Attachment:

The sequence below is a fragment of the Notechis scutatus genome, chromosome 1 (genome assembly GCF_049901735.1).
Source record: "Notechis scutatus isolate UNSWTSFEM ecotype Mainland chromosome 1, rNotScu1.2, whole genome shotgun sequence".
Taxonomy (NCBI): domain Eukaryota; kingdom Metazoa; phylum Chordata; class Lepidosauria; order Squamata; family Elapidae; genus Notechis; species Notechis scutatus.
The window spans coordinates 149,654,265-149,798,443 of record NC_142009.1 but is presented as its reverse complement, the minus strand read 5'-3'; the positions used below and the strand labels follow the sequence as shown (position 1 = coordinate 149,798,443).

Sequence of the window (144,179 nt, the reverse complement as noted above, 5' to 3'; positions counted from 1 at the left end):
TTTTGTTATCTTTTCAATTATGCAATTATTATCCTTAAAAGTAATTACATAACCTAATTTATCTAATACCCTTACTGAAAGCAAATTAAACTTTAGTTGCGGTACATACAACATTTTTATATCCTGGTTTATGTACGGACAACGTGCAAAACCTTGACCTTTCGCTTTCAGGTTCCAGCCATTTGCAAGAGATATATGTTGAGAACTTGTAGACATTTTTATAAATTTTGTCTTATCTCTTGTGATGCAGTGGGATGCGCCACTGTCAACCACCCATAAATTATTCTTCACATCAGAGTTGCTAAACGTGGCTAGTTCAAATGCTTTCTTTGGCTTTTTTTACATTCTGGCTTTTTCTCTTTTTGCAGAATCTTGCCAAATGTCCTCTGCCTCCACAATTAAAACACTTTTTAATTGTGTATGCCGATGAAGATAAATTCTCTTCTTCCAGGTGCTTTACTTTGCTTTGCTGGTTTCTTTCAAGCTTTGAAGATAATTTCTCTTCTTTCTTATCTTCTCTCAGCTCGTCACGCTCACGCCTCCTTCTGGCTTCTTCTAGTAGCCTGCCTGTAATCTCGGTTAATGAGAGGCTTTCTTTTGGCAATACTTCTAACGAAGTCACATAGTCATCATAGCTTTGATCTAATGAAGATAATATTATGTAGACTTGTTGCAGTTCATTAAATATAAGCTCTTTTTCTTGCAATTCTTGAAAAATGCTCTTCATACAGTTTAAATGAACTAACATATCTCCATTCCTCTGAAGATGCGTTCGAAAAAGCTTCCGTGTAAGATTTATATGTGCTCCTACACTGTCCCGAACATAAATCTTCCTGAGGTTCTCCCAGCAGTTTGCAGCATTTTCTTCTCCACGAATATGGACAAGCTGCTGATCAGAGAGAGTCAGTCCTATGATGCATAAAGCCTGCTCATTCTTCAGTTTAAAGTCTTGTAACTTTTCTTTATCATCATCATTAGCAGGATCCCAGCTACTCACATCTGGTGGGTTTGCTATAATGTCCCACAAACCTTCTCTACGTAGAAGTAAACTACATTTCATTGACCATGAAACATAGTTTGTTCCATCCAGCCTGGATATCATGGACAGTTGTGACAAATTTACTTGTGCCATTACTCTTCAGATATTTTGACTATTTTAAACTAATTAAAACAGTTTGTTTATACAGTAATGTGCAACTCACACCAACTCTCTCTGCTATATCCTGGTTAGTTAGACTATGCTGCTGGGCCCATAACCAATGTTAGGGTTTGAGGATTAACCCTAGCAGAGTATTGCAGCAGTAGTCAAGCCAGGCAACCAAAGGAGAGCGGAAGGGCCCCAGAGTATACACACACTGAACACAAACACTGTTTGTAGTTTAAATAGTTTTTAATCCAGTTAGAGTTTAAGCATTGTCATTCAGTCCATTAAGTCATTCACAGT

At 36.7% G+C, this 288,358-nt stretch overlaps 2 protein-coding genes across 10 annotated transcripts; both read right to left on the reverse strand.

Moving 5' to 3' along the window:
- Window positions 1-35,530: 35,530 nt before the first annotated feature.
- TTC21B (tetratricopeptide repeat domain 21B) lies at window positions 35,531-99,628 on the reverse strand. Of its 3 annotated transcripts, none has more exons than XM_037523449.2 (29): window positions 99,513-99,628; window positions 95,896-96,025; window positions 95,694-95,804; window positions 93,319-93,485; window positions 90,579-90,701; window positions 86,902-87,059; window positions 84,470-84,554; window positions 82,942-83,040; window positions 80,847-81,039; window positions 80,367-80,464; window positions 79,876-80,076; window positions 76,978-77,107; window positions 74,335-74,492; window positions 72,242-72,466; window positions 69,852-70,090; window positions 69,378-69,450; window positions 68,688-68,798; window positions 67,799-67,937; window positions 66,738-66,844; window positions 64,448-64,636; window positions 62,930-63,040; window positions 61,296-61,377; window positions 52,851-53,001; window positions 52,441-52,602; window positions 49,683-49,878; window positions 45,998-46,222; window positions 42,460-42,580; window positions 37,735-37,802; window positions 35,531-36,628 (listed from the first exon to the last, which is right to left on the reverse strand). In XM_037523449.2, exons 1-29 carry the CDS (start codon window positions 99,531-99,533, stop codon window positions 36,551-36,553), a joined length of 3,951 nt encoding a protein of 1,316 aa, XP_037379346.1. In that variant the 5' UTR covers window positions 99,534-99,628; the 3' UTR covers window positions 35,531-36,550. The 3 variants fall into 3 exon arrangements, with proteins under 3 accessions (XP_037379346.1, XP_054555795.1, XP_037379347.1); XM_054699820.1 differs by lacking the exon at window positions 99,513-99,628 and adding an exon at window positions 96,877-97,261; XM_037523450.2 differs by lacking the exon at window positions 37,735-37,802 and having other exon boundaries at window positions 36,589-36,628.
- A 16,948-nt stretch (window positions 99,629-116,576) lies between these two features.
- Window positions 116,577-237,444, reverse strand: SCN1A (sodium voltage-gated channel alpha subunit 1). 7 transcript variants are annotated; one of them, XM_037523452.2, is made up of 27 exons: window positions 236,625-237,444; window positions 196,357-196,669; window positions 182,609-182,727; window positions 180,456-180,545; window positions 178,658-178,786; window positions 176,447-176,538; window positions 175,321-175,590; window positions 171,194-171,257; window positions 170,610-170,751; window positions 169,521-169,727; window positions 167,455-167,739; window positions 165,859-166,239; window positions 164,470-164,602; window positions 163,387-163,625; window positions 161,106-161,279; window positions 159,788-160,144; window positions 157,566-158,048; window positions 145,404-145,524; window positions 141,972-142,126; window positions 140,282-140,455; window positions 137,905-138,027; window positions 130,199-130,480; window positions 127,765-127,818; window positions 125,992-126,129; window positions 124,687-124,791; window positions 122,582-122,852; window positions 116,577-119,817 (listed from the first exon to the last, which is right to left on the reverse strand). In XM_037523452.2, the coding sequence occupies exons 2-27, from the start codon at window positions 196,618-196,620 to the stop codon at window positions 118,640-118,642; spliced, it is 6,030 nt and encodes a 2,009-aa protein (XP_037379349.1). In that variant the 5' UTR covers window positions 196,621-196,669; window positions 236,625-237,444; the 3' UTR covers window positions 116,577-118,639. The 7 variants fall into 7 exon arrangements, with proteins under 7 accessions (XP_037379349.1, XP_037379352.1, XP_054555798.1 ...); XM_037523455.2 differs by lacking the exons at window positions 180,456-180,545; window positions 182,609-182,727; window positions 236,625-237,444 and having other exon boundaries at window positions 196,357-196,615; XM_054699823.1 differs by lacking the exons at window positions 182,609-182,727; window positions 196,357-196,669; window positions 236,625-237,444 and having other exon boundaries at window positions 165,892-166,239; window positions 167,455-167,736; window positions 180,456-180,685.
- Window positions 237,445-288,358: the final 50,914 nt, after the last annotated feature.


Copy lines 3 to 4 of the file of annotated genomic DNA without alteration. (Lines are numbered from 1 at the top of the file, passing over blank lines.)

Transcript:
Taxonomy (NCBI): domain Eukaryota; kingdom Metazoa; phylum Chordata; class Lepidosauria; order Squamata; family Elapidae; genus Notechis; species Notechis scutatus.
The window spans coordinates 149,654,265-149,798,443 of record NC_142009.1 but is presented as its reverse complement, the minus strand read 5'-3'; the positions used below and the strand labels follow the sequence as shown (position 1 = coordinate 149,798,443).